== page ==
The buzz of social approval has conditioned us to feed on “regular micro-bursts of validation given by every like, favorite, retweet, or link.” This new physiological conditioning means that our lives become more dependent on the moment-by-moment approval of others. The problem is not just that we need to turn away from these micro-bursts of approval, but that we must deprogram ourselves from this online hunger.

If we don’t detox these habits, we will go on seeking intimacy by reproducing ourselves, bingeing on man’s approval, and starting each day with an approval hangover. Then we need the antidote of new affirmation from our friends to keep convincing ourselves that our lives are meaningful. This is tragic. This is wasted reward. The solid praise we expect from God is based on actions now largely unseen; the whimsical praise we seek online is based on what we project. We cannot neglect this contrast.

— Tony Reinke, 12 Ways Your Phone Is Changing You 

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Families become dysfunctional when they refuse or fail to make room. If the members of a family don’t make room for one another, but consider each other competitive obstacles to love and security and success, there is no family. Siblings who do not go beyond this minimum never live as genuine brothers and sisters. They never mutually share hopes, dreams, secrets, joys, games, blood, and spit. They are living against the grain of the universe, living contrary to the pattern of mutually inhabiting love evident in the world around them.

Each individual must make room; the family as a whole must make room for nonfamily if it is going to be healthy. A family that refuses contact with outsiders can appear “strong” and “close-knit,” but the dysfunctions of such isolated families are well known. Unless a home becomes home to more than the family, unless it opens itself out through hospitality and enters into the lives of others, it is not a family but a pathological fortress.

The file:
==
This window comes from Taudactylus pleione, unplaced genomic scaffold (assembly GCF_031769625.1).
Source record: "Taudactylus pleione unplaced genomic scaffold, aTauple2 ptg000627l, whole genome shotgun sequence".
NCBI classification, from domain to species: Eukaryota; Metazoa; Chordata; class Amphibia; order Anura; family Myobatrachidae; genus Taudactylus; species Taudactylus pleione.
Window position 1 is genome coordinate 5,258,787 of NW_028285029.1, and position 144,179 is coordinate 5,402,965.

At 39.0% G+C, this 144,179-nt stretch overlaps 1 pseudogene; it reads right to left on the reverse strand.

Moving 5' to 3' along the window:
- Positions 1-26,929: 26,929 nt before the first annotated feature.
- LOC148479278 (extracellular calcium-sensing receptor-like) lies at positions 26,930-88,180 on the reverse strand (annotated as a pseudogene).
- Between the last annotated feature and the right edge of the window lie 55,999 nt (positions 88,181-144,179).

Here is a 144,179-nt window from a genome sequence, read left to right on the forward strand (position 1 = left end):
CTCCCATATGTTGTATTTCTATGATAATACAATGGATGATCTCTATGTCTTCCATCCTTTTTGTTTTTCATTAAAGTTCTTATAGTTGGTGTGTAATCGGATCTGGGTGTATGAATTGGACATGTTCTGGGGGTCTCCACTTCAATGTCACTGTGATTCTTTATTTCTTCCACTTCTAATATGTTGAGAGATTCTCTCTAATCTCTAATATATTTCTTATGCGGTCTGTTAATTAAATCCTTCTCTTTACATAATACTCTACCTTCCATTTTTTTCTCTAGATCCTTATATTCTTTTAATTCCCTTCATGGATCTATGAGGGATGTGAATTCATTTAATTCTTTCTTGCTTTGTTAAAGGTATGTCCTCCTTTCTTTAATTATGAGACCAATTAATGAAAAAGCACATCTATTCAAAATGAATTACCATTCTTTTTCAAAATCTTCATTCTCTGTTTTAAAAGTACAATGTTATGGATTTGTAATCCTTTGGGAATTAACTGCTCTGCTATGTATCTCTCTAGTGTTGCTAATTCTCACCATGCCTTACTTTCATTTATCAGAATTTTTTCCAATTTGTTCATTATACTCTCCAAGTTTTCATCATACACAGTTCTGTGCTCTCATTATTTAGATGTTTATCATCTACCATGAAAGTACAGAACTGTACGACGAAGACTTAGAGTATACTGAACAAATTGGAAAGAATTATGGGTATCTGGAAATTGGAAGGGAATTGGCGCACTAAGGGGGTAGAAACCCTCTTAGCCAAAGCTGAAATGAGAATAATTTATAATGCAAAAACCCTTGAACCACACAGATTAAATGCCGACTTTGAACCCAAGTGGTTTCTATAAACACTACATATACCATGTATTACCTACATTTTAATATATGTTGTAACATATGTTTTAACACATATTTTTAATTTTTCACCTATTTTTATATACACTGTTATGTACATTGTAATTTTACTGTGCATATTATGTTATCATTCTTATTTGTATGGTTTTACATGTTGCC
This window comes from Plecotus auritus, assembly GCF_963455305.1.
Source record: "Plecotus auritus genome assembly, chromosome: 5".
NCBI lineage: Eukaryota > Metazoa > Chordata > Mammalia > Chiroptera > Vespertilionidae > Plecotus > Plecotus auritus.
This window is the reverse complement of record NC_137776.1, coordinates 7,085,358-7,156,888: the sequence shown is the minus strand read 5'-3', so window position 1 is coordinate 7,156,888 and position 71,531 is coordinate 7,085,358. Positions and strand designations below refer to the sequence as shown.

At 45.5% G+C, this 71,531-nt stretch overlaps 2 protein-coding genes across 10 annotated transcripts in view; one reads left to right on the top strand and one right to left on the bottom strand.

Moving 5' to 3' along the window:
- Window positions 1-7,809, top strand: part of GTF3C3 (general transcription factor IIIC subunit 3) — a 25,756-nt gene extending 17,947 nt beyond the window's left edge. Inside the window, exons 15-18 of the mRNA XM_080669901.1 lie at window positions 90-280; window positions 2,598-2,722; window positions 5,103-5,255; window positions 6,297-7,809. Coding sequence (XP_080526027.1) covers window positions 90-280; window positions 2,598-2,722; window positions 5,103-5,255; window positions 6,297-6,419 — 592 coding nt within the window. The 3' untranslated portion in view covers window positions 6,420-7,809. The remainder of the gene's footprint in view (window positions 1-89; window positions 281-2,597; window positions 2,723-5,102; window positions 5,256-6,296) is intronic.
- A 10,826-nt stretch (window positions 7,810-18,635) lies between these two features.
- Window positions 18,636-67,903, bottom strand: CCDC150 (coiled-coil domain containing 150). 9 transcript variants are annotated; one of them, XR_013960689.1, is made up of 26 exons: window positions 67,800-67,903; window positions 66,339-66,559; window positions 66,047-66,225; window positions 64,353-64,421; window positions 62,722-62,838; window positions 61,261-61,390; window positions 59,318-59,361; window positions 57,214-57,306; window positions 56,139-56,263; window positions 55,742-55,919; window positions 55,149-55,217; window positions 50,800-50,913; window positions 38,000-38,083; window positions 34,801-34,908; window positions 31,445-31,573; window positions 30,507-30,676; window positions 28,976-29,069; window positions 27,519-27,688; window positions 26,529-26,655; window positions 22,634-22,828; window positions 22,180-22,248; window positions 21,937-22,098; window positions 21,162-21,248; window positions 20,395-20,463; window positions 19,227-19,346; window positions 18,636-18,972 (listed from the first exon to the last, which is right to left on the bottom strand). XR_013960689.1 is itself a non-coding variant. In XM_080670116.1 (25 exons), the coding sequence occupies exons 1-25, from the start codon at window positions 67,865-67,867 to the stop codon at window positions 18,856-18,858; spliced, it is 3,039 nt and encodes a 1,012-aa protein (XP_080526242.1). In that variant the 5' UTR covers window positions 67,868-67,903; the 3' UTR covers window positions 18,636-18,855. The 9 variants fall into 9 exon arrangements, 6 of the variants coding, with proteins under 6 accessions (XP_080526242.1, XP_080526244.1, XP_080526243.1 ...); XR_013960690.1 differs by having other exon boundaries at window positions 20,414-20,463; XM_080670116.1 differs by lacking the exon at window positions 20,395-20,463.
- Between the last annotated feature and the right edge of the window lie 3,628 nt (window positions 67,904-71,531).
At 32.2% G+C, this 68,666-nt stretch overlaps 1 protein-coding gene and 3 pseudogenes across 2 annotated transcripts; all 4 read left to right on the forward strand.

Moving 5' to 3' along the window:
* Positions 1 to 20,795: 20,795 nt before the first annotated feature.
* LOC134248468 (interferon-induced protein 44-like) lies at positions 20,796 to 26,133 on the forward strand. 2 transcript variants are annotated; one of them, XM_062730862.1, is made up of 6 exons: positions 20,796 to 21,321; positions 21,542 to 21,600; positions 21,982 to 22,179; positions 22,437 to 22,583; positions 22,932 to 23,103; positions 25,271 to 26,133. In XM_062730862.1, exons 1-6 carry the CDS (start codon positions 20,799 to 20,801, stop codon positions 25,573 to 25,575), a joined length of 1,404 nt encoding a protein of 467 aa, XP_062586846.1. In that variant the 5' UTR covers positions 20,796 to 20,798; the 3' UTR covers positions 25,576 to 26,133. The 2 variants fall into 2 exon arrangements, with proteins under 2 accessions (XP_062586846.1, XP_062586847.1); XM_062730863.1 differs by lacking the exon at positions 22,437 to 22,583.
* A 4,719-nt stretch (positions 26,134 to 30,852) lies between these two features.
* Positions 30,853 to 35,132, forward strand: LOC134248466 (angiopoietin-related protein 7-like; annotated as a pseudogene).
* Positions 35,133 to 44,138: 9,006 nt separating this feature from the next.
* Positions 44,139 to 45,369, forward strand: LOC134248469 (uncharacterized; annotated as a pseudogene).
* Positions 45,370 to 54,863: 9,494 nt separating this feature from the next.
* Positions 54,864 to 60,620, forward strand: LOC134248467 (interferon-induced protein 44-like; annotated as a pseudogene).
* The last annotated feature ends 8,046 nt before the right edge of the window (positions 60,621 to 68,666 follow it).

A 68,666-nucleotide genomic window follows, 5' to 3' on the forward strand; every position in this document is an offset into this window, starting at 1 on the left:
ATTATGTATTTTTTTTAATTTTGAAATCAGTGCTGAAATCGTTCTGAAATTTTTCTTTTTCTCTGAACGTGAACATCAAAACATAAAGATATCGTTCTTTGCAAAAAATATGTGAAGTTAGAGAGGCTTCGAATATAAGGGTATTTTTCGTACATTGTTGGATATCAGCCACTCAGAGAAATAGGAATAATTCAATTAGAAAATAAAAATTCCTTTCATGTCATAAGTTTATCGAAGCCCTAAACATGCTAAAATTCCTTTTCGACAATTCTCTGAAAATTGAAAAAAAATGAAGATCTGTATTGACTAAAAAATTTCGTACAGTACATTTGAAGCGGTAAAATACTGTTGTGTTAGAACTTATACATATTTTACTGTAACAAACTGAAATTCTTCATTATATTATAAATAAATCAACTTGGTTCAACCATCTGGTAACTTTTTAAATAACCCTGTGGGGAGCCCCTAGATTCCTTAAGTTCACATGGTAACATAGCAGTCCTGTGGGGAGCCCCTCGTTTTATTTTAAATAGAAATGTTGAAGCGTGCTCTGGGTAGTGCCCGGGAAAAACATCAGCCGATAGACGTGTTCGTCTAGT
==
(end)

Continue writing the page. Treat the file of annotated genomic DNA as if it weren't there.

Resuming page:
In larger groups—in churches, neighborhoods, cities—individuals equally have to make room for one another. Anyone who has been a conscious member of a larger group for more than a few years knows that this is not an altogether pleasant experience, and can be wrenchingly painful. Many lives are slums, as full of anger, violence, and bitter brokenness, as littered with trash and broken bottles, with discarded needles and failed hopes, as the darkest of America’s inner cities. We don’t want to live there, and we sure don’t want them to move in with us. However, closing them out is not an ethical option. We should occupy the lives that open up to us, even if those lives carry a stench of decay and death. We should open our lives to the human wrecks we encounter, lest we be like the priest and the Levite in Jesus’s parable about the good Samaritan.

— Peter Leithart, Traces of the Trinity

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My phone can connect me to many friends, but it can also decouple me from an expectation for real-life engagement. When I go into my social media streams, too often I use Facebook to insulate me from the real needs of my friends. Facebook becomes a safe and sanitized room where I can watch the ups and downs of others as an anonymous spectator, with no compulsive impulse to respond and care in any meaningful way. And as I do, I become more and more blind to the flesh and blood around me.